I'm largely not a discovery writer myself, but many --perhaps most --of my favorite authors are discovery writers. It seems like discovery writers almost universally struggle with endings --for obvious reasons --and I've read my fair share of horribly disappointing endings to otherwise great books. In my opinion, the biggest crime committed by discovery writers when ending their books is rushing to try to tie everything up neatly. Many of my favorite Diana Wynne Jones books fall into this trap, where a compelling, absolutely magical story suddenly collapses into a incomprehensible, illogical mix of deus ex machina and gobblety-gook. But even when discovery writers do find ways to solve their layered mysteries logically and convincingly, the ends of their books often seem flat and lifeless as compared to the vitality of the rest of the story.
In my opinion, the discovery writer who has best solved this problem is Haruki Murakami. True, his endings are often illogical, impossible to understand, and filled with dangling plotlines, but --at least in his mature work --they aren't disappointing, and they don't seem like they belong to a whole different book. I think the secret is that his endings have emotional and psychological resonance. As with dreams, if they make psychological sense, gaps in logic and resolution don't destroy the power of the narrative. Murakami's surreal discontinuities can seem superficially laughable, but the psychological acuity of his storytelling has made him a global literary superstar.
I'd recommend you do put on your plotter hat, just for a moment, and just for the end of your book. But don't waste your time trying to figure out the logic of the plot, or the answers to all your unsolved questions. Instead, analyze your story, like a critic, in terms of overall themes, and the story arc of your characters. What do they need, emotionally and psychologically, in order to have a complete story? Find a way to bring them to that point, and let the rest of it go.
As a discovery writer myself, I do not "plot", but I always write with an ending in mind. I do not WRITE the ending, but I have notes on how the story can be resolved, and I make sure my story will always fit that ending.
Every time I finish a scene, I make sure I haven't done anything that will violate the ending I have in mind. If I have, then I either have to rewrite that scene immediately, or I have to come up with another ending that WILL work. In a full-length novel, I have come up with anywhere from 2 to 4 new endings.
On some of them, I have gone back and fixed numerous scenes in order to support a new ending I did not want to give up, basically re-read the whole book so far in order to do it.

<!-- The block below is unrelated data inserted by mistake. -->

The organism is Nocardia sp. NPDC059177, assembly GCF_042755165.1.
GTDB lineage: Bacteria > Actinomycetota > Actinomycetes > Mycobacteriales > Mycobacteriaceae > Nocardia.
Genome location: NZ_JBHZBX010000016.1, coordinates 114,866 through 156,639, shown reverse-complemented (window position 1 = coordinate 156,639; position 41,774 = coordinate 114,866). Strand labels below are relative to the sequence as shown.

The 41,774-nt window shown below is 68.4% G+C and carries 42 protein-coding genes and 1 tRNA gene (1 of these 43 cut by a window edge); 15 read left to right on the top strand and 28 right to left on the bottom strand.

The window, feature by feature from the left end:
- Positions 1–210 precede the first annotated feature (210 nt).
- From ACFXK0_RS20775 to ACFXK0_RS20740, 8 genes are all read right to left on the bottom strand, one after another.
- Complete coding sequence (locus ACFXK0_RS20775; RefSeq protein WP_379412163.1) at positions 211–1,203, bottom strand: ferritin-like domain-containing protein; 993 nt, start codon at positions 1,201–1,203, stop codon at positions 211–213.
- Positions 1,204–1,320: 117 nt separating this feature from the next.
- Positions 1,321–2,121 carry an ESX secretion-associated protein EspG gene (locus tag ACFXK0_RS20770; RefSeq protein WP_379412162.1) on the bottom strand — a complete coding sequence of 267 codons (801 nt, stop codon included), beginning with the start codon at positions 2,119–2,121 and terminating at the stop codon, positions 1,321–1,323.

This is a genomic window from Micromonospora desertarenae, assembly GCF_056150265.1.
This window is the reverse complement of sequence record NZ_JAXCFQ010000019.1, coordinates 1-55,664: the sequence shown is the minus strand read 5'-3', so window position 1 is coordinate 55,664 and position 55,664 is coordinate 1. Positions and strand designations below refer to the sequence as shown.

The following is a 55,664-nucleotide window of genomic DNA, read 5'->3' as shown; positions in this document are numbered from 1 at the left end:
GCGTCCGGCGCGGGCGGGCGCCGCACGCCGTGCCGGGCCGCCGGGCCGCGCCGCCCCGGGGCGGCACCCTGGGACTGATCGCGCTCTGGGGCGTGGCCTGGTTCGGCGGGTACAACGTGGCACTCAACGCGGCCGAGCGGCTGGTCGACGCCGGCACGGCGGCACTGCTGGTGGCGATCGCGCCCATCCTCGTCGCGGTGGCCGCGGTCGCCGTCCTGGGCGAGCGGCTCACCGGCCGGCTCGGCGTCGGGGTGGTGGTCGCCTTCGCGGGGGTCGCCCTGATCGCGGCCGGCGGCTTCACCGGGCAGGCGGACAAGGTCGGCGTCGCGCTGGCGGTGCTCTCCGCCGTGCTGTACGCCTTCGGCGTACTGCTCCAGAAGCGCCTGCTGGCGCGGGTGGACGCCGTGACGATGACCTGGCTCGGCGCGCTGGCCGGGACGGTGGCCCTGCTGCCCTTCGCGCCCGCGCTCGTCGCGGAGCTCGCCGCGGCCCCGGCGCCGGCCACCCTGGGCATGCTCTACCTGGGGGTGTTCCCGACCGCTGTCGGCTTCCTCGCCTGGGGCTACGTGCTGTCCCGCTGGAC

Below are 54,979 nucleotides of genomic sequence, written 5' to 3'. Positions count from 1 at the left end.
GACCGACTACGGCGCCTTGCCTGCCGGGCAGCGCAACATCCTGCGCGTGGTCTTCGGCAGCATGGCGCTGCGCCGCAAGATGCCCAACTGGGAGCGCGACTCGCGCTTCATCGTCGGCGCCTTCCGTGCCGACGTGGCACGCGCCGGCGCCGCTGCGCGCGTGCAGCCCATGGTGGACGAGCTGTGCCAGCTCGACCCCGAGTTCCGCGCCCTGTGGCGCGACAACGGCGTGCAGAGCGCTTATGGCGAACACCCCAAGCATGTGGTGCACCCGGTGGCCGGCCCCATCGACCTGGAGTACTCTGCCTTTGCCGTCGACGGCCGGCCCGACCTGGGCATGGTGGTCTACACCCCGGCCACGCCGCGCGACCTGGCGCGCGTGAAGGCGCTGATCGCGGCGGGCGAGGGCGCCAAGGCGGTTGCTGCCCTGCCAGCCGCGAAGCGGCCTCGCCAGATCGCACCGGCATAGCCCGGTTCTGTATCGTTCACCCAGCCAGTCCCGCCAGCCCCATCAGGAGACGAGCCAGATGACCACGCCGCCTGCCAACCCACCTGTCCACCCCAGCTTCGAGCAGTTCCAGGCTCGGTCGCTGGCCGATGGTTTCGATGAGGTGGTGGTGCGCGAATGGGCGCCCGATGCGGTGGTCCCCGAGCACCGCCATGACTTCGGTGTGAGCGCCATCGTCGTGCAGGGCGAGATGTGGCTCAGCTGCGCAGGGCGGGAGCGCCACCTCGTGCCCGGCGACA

I have also changed the beginning of a book, discarded the whole original scene, in order to support a new ending.
It is for that reason I never get a reader until I think I am done with a book, and even then I get one reader at a time, just in case I really do have to make a significant change. (It has happened).
The same protocol works if I am going to introduce a riddle or mystery: I have to know how it gets resolved, or at least ONE way it could be resolved, so I can write "in that direction". I am not, I should stress, coming up with the plot and scenes and turning points, I will find them as I go, but I have to know at least one way to resolve such issues.
I think that is what you failed to do. That approach is likely to kill your effort, because you are doing the easy part and postponing the hard part, making your final third or quarter of the book almost impossible to finish, the collection of difficulties is too daunting.
You have to do the hard part WITH the easy part. You may come up with a better way to resolve the mystery, but if you don't you have at least one way.
I wouldn't try to finish your current work. What you might do is start it over, keep the idea of the characters and situation they face, but write anew, without adding complications you cannot figure out how to solve, and from the beginning knowing at least one plausible ending to their main problem. Write it in a more disciplined manner.
You can still be a discovery writer, but discovering the plot as you go includes both ends of the plot, how it begins and how it ends.
Since you have the friend-group, you can crowd-source some of them. List some of the problematic mysteries, ask how they would solve them, and then run with whatever you like best (or perhaps a new one will occur to you.) (On SpaceBattles, this collaboration is often called a Quest -- sort of an RPG, but no dice, just collaboration with one person at the head.